Teewinot: A Year In The Teton Range

  • Publish Date: 2000-06-08
  • Binding: Hardcover
  • Author: Jack Turner
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  • Regular price $41.32

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Jack Turner grew up with an image of the Tetons engraved in his mind. As a young man, he climbed the peaks of this singular range with basic climbing gear friends. Later in life, he led treks in India, Pakistan, Nepal, China, Tibet, and Peru, but he always returned to the mountains of his youth. He continues to climb the Tetons as a guide for Exum Mountain, Guides, the oldest and most prestigious guide service in America. Teewinot is his ode to forty years in the mountains that he loves.

Like Thoreau and Muir, Turner has contemplated the essential nature of a landscape. Teewinot is a book about a mountain range, its austere temper, its seasons, its flora and fauna, a few of its climbs, its weather, and the glory of the wildness. It is also about a small group of guides and rangers, nomads who inhabit the range each summer and know the mountains as intimately as they will ever be known. It is also a remarkable account of what it is like to live and work in a national park. Teewinot has something for everyone: spellbinding accounts of classic climbs, awe at the beauty of nature, and passion for some of the environmental issues facing America today. In this series of recollections, one of America's most beautiful national parks comes alive with beauty, mystery, and power.

The beauty, mystery, and power of the Grand Tetons come alive in Jack Turner's memoir of a year on America's most beautiful mountain range.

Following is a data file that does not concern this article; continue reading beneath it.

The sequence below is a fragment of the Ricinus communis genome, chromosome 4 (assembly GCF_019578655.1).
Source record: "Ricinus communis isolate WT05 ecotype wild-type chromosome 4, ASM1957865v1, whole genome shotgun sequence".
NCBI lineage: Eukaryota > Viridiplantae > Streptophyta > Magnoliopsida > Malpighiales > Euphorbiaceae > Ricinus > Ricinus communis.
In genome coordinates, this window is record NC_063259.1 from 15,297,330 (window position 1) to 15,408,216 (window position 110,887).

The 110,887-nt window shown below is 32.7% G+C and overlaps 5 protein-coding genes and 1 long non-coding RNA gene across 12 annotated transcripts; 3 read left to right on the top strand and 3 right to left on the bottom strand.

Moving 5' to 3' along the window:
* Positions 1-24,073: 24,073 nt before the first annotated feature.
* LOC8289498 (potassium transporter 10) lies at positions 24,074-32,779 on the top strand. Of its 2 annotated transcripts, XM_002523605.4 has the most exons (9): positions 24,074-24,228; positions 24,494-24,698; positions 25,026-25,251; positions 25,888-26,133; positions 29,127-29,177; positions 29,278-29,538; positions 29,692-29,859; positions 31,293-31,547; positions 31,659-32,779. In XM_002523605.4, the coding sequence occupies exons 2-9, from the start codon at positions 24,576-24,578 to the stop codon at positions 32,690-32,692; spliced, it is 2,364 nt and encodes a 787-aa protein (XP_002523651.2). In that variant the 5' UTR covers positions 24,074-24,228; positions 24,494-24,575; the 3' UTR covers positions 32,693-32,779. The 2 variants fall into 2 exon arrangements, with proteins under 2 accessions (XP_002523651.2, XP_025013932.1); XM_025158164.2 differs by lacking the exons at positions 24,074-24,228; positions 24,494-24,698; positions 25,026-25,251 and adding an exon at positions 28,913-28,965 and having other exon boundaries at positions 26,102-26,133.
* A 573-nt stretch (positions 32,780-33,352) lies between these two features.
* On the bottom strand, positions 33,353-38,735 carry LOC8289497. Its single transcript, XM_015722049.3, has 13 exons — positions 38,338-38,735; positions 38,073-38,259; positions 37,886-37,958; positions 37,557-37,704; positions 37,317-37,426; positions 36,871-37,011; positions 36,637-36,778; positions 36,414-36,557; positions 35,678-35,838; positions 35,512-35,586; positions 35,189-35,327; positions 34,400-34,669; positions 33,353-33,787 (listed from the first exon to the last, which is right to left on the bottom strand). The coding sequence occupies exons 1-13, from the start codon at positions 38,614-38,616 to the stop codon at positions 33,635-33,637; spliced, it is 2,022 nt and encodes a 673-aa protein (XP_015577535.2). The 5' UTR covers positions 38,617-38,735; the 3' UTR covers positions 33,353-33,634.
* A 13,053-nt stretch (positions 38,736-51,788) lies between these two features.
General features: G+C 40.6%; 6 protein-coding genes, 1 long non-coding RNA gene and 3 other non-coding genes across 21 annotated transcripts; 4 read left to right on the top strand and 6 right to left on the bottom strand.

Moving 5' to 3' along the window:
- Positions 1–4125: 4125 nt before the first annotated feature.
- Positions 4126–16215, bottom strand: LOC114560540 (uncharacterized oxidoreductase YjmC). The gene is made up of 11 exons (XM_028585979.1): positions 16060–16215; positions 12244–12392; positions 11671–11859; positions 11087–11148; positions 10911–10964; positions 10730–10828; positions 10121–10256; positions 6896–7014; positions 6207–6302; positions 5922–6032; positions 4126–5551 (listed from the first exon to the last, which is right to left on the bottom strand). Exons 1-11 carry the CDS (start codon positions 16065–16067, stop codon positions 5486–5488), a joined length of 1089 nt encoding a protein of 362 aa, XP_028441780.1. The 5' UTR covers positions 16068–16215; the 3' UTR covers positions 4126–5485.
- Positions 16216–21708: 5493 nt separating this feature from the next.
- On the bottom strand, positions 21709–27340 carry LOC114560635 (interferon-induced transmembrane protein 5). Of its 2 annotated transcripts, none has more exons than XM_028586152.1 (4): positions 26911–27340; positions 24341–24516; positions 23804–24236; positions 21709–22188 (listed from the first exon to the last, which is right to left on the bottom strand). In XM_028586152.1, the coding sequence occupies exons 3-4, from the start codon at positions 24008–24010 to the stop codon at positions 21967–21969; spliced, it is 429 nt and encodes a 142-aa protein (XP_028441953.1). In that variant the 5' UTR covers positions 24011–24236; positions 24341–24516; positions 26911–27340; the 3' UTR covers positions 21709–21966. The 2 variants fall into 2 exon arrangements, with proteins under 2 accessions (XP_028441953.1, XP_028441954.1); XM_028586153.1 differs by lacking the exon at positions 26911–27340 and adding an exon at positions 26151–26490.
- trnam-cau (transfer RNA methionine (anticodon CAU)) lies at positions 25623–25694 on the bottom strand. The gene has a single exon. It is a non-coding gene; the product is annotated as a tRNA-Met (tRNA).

Skillfully blending history, memory, and observation, philosopher-cum-mountain guide Jack Turner's Teewinot is a year in the life of Wyoming's Teton Range, as told by a true believer. Certainly he captures a sense of the mountains--not only their jagged rock, hidden valleys, and beaten trails, but the flora, fauna, and folks who inhabit them. He navigates this territory with the poise and purpose of a skilled climber--feeling for holds, finding one, adjusting balance, reaching out again in a different direction, pausing on those features whose nuances fit best, but never lingering too long. His narrative meanders between peaks, seasons, communities, periods of history, and moments in time. While lacking much of the intensity in tone and the invitation to controversy of his previous work, The Abstract Wild, Teewinot is still underscored by a deep environmental consciousness and concern for the future of the wild. Turner notes, for instance, the numerous and varied ways Homo sapiens have scarred his beloved wilderness: the trash left behind by campers, the wildlife pushed out of their usual haunts, the rash of development in Jackson Hole. But he also manages to skirt the role played by guide companies like Exum (his employer), noting only that "Exum, of course, is a part of the problem--a small part." Maybe this is denial, a practice he labels "the first line of defense." Or perhaps he relies on the climber's "prizewinning talent for dissociating emotion" to shield him. Whatever, he is content to leave these questions unanswered. Many readers will also be content to leave them as such--a worthwhile trade for a glimpse into a climber's soul. --Rene Henery

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